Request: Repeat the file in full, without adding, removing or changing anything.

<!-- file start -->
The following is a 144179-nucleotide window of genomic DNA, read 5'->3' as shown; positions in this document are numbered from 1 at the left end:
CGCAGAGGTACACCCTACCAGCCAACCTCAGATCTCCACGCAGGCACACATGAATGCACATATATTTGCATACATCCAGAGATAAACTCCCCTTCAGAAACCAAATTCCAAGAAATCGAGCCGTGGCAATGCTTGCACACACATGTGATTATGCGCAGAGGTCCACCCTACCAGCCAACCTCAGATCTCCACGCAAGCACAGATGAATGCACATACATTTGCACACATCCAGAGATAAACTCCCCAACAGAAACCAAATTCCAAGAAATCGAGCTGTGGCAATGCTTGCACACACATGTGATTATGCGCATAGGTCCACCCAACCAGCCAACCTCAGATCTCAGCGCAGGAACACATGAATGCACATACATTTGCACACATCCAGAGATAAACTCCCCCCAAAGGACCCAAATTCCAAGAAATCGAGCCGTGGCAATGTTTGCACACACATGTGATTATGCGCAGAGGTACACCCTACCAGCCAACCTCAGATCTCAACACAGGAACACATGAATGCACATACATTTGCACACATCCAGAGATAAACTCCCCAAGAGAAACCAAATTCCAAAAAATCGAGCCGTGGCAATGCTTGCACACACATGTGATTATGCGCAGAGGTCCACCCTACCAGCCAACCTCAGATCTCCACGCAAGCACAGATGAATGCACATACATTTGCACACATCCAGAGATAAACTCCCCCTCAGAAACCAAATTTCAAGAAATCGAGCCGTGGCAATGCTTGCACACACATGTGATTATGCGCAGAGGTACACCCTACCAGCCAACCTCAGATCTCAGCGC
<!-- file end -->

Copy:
The following is a 144179-nucleotide window of genomic DNA, read 5'->3' as shown; positions in this document are numbered from 1 at the left end:
CGCAGAGGTACACCCTACCAGCCAACCTCAGATCTCCACGCAGGCACACATGAATGCACATATATTTGCATACATCCAGAGATAAACTCCCCTTCAGAAACCAAATTCCAAGAAATCGAGCCGTGGCAATGCTTGCACACACATGTGATTATGCGCAGAGGTCCACCCTACCAGCCAACCTCAGATCTCCACGCAAGCACAGATGAATGCACATACATTTGCACACATCCAGAGATAAACTCCCCAACAGAAACCAAATTCCAAGAAATCGAGCTGTGGCAATGCTTGCACACACATGTGATTATGCGCATAGGTCCACCCAACCAGCCAACCTCAGATCTCAGCGCAGGAACACATGAATGCACATACATTTGCACACATCCAGAGATAAACTCCCCCCAAAGGACCCAAATTCCAAGAAATCGAGCCGTGGCAATGTTTGCACACACATGTGATTATGCGCAGAGGTACACCCTACCAGCCAACCTCAGATCTCAACACAGGAACACATGAATGCACATACATTTGCACACATCCAGAGATAAACTCCCCAAGAGAAACCAAATTCCAAAAAATCGAGCCGTGGCAATGCTTGCACACACATGTGATTATGCGCAGAGGTCCACCCTACCAGCCAACCTCAGATCTCCACGCAAGCACAGATGAATGCACATACATTTGCACACATCCAGAGATAAACTCCCCCTCAGAAACCAAATTTCAAGAAATCGAGCCGTGGCAATGCTTGCACACACATGTGATTATGCGCAGAGGTACACCCTACCAGCCAACCTCAGATCTCAGCGC